Contact Melody Montero
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Learn more about The Sloan House & how you can help...

Melody Montero

Years ago I started dropping items off at the doorstep of what was then a mobile home. Apparently, I dropped off enough stuff that someone decided I could be helpful in offering ideas for the construction of the Sloan House, a home for women in need of shelter while in transition from financial despair to becoming productive members of our community. My involvement led to my being appointed to the Community Action Partnership Board of Directors, overseeing the work of the Sloan House.

I am not alone in the volunteer work that I do to help others less fortunate. This site has been created to recognize the efforts of those who care so deeply about others that they have most likely never met, an exclusive group known as the Sloan Angels.

About Eddie Mae Sloan

Eddie Mae Sloan

The Sloan House emergency women's shelter bears the name of Eddie Mae Sloan, a courageous woman dedicated to improving the conditions of those living in poverty. Eddie Mae committed the later part of her life to resolving the poverty she saw in her community by empowering those most affected by it.

Before moving to Sonoma County in 1953 Eddie Mae was living in the Hunter Point neighborhood of San Francisco with her husband and three children. It was a dangerous neighborhood with limited opportunities. She realized she wanted a different kind of life for her children so the family purchased a 10 acre plot of land in West County and began building a home room by room.

Before taking a job as a psychiatric technician at the Sonoma County Developmental Center Eddie Mae worked any odd job she could to support her family. From cleaning houses to picking fruit she never turned down an opportunity to work. She also used the land to grow vegetables and raise chickens. Once she even traded hard work at a neighbor's farm for a pig. According to her daughter, Johnice Shura, "My mother showed us there was always an opportunity as long as we were willing to work for it."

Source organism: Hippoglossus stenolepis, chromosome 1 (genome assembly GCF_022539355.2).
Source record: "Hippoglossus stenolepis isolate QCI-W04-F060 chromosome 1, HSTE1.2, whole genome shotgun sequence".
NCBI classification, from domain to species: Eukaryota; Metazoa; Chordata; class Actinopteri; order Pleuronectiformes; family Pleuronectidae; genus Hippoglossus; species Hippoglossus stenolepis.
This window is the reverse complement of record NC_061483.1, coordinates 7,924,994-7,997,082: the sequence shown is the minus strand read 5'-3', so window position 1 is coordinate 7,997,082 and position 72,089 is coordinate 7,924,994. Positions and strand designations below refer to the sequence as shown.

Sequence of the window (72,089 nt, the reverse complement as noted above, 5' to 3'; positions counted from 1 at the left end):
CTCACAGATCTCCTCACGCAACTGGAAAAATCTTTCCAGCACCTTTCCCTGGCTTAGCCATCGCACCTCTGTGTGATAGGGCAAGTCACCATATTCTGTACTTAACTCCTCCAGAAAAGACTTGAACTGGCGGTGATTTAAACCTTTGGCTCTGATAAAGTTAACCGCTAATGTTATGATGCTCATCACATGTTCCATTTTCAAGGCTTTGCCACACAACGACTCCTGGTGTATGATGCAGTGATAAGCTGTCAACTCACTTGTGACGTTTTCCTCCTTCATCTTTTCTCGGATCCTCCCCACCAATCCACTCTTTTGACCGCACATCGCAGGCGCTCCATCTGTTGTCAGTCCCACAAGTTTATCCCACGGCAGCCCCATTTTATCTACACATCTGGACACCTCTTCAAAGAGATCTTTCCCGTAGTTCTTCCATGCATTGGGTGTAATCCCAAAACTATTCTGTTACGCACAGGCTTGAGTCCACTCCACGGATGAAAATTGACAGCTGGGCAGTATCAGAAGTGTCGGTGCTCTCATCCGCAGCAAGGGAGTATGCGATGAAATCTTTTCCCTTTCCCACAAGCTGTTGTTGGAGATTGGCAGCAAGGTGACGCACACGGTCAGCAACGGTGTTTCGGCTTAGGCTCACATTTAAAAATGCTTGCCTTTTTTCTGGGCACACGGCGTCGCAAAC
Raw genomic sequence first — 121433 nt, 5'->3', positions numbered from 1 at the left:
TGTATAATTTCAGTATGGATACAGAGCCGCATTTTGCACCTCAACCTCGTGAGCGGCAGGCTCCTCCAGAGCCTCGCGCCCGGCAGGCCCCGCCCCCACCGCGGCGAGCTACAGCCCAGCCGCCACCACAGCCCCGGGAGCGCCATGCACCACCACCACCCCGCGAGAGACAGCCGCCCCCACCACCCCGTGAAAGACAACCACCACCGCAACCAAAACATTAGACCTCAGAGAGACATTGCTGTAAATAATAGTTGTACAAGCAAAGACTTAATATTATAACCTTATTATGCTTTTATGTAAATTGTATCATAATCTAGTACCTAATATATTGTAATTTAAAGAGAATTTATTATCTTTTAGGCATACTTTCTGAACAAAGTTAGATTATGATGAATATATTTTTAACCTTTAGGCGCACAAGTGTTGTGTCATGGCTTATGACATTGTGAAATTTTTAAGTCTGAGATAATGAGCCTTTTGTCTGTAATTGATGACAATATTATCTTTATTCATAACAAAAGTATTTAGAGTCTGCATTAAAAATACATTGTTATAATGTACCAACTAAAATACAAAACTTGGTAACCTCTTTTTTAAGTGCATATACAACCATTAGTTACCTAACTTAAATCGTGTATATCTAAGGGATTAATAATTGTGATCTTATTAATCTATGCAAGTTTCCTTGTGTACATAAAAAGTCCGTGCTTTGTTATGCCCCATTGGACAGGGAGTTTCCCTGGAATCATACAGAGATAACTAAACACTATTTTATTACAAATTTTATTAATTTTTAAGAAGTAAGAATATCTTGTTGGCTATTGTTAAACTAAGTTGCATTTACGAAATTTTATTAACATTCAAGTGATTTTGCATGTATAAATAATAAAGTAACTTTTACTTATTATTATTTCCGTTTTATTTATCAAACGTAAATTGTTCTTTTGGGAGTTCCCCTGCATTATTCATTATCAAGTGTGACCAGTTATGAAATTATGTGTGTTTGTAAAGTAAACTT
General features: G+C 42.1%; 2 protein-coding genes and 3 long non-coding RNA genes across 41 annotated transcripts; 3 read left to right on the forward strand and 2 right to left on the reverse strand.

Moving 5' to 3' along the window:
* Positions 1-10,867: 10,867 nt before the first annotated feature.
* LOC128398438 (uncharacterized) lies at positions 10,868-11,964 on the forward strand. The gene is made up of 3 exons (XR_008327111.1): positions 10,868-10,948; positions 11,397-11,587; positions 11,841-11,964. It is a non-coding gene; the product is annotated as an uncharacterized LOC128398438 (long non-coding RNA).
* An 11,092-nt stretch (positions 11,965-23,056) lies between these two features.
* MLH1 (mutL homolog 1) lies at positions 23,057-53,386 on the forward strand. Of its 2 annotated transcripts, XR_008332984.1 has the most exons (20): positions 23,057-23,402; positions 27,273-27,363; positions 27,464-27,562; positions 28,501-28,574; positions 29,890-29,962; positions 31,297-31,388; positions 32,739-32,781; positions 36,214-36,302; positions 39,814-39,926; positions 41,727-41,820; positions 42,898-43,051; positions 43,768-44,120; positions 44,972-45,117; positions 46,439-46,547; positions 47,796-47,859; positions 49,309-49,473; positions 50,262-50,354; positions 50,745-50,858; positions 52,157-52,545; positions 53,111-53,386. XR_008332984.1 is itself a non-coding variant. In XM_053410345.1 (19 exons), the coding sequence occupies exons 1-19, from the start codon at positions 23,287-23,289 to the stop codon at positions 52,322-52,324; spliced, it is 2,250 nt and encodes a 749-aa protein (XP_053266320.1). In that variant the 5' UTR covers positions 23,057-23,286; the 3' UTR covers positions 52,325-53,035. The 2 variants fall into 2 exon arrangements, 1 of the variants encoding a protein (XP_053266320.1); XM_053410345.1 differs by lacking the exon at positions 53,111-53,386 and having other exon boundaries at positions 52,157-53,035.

Eddie Mae didn't limit her self to helping only her family. This was because she believed it took a community to raise a family. She would share her vegetables with neighbors and would bring them home cooked meals when they were sick. At one point she befriended a woman who was in an abusive relationship and down on her luck. Eddie Mae helped her gain the confidence and access to the tools she needed to improve her situation. It was these values that would set the precedent for the larger successes Eddie Mae would go on to achieve.

One of Eddie Mae's strongest beliefs was that people had the ability to change their circumstances if they were given the right tools. She became an enthusiastic supporter of changing the effects of poverty. She began attending meetings and became a member of an organization called "Grass Roots." Along with several others she went out into the community to learn the needs of those in poverty and helped organized programs to meet those needs.

Grass Roots would eventually evolve into "Sonoma County People for Economic Opportunity," which is credited as being the foundation for the current Community Action Partnership (CAP) in Sonoma County. Eddie Mae would spend five years with the agency as a community worker before becoming the Executive Director in 1971. A position she would hold until 1989.

While serving as director Eddie Mae never lost touch with those she served. She is fondly remembered for personally picking up people she saw suffering on the street and bringing them into her office for guidance. During her tenure as the leader of what would become one of the largest and most successful poverty support networks in Sonoma County. The agency would serve 20,000 people through programs including Head Start, family planning, food support, and emergency shelter. For Eddie Mae the opening of a shelter that catered specifically to the needs of homeless women was a major accomplishment.

She wanted them to have access to education; training and meaningful experiences that would help them improve their situation without having to worry about where they would sleep or where their next meal would come from. This shelter would later be rededicated in her honor.

After retiring from the agency in 1989 Eddie Mae moved to Sacramento, she often joked it was so she could keep an eye on the politicians. She would pass away while living in Sacramento, but the impact of her actions can still be seen in the communities of Sonoma County and especially in the women's shelter that bears her name, The Sloan House.

Throughout her career she received numerous awards and recognitions. Her family however, believes that The Sloan House would be the one she would hold highest. According to Johnice "My mother would be amazed and honored that a women's shelter has her name and she would be extremely grateful. She always had a soft spot in her heart for the difficulties that homeless women face, especially those with children." The legacy of Eddie Mae lives on in the hard work and commitment of those who dedicate themselves to helping the women The Sloan House serves.